The top two are pretty standard numbers for any call centre satisfaction survey even when that call centre is owned by a major IT vendor. It is surprising that companies thought that moving to cloud would make the initial help desk process any smoother. The same can be said of the escalation process as many call centre teams are judged by the length of time of calls and how quickly they get the caller off the phone.
The surprising number here is the lack of 24/7 support. Anyone looking to put mission critical or highly used apps into the cloud should make sure that they can get support around the clock or else there is a risk to the business.
What about the ‘rip off’ claim?
What this doesn’t differentiate between is paid support and free support. Cloud vendors are no different from any IT vendor these days. They offer free support forums which they allocate a small number of staff to but see significant value in charging for premium support.
Earlier this year there was a lot of discussion about cloud pricing wars and the ‘race to the bottom’ when it came to charging. The view among analysts from Creative Intellect Consulting was not that this was about taking the value out of cloud but that there was always services that customers would pay for. Service and support is one of those areas so while companies are shopping around for lower cloud prices they have to understand that the cloud providers will be looking to make their profits elsewhere.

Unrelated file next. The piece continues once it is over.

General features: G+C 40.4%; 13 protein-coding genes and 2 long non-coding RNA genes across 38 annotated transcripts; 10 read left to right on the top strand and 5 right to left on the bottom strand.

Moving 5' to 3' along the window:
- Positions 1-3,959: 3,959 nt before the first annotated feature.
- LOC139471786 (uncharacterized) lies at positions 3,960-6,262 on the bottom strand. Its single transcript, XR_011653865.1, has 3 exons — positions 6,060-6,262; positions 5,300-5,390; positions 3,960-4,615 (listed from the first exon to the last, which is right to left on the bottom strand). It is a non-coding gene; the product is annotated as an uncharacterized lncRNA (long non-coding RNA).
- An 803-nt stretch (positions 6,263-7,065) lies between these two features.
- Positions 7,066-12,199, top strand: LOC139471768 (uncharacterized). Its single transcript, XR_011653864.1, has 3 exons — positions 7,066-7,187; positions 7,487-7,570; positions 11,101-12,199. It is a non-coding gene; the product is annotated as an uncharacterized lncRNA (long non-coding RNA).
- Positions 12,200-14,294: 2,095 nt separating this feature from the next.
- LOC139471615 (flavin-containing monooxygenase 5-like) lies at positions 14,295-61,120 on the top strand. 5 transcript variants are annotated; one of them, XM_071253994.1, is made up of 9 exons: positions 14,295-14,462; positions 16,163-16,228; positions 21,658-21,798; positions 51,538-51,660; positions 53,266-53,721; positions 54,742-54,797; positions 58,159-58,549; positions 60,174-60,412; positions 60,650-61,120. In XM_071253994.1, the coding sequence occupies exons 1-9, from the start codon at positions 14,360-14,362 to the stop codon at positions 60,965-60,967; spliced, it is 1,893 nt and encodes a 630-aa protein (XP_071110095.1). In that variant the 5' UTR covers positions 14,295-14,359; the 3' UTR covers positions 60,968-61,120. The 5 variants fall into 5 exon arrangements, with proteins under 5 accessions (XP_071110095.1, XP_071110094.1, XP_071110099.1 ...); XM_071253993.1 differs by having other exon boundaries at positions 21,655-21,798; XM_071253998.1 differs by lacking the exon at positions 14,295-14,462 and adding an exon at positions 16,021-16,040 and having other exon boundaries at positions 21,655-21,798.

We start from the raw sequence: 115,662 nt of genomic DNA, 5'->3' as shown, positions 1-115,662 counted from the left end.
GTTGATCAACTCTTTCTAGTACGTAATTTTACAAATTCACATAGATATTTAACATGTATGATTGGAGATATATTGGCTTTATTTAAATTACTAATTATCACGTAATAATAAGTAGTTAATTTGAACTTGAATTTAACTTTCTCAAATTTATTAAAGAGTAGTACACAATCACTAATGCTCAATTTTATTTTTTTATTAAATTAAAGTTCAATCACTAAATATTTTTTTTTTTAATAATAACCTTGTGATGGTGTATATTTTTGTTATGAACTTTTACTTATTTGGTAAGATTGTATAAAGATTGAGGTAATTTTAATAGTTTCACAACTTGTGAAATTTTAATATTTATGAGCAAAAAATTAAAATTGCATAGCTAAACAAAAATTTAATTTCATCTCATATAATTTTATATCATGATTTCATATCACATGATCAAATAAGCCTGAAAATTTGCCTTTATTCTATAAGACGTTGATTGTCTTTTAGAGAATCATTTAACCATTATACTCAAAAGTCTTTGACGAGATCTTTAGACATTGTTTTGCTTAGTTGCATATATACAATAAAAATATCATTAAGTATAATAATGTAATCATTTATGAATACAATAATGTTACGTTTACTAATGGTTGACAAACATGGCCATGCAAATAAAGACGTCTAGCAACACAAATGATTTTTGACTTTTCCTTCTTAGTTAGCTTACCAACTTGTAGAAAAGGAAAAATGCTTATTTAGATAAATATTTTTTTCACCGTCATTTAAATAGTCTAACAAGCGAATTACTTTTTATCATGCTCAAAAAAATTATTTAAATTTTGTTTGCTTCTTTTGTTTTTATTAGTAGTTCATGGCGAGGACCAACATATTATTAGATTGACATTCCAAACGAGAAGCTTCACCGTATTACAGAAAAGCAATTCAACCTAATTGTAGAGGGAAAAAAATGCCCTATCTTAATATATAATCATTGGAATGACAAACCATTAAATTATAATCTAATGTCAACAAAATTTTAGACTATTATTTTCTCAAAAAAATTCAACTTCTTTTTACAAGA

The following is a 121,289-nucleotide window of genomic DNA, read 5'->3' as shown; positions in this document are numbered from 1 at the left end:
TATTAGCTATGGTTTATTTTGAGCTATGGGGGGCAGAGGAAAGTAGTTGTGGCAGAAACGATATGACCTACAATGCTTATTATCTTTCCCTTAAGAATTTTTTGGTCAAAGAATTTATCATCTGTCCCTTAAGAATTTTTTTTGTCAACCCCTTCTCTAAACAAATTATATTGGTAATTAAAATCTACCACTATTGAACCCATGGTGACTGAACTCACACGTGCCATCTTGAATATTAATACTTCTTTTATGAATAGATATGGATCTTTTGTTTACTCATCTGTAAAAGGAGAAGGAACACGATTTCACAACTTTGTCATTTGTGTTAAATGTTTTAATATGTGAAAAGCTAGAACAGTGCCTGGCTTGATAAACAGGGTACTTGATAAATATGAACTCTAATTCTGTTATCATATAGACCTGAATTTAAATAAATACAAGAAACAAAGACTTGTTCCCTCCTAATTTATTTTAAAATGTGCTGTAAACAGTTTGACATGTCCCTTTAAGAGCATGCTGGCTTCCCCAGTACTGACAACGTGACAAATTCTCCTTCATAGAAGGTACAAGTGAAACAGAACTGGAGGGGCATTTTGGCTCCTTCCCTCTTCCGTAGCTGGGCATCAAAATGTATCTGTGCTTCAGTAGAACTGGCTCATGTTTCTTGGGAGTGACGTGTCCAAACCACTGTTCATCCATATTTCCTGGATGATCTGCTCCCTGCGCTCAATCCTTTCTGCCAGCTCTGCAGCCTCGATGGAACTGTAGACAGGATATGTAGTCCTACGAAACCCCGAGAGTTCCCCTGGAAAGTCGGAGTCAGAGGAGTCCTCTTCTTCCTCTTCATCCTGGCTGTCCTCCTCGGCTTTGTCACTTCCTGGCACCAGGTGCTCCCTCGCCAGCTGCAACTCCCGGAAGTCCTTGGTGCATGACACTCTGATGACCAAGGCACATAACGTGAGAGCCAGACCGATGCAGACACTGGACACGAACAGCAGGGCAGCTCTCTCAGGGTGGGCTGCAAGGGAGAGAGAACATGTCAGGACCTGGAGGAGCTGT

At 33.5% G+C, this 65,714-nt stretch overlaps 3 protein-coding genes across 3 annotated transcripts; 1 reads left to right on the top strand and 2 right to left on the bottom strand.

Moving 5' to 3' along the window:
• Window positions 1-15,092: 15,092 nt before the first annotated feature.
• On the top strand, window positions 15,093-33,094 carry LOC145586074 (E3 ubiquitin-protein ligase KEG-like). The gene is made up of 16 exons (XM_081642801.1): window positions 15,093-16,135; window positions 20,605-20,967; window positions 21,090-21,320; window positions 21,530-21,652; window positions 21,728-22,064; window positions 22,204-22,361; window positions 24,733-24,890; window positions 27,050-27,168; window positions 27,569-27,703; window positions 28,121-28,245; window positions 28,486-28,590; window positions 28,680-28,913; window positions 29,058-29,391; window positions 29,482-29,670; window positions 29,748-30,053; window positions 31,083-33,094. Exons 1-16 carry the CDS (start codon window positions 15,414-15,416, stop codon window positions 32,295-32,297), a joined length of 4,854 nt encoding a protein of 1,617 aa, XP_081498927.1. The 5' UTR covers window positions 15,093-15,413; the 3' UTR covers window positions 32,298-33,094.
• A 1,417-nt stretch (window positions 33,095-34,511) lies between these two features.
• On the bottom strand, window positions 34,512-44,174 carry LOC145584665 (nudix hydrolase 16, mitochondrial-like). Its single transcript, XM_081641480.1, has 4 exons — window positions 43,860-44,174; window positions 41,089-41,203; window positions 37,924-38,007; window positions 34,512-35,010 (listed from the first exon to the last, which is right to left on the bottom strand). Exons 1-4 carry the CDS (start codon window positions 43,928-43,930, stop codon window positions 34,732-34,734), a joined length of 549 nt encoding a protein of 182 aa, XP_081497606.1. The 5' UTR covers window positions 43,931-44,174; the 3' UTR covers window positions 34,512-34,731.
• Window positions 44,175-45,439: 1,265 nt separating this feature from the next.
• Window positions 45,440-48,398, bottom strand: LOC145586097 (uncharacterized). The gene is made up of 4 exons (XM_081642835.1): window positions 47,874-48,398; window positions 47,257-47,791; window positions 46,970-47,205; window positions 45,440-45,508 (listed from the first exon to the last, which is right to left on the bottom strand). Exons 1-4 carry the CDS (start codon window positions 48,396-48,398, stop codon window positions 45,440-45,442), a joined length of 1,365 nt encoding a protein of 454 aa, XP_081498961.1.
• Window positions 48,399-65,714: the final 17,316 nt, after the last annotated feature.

The survey asked: ‘Do you think it’s a bit of a rip off that cloud providers make you pay a premium for what many would consider basic support?’ It was a very simple yes/no question and I the results were probably predictable (numbers in brackets are for companies with 1,000-3,000 employees and for those with over 3,000 employees):
- Yes 80% (88%/70%)
- No 20% (12%/30%)
It is interesting that large companies were more satisfied with the premium support than mid-sized companies. This will probably come as little surprise to many as large companies tend to spend more and are more likely to be allocated a personal support handler. This will ensure that calls are expedited more effectively than they will for someone paying less. This is not about cloud it is about any service and support process.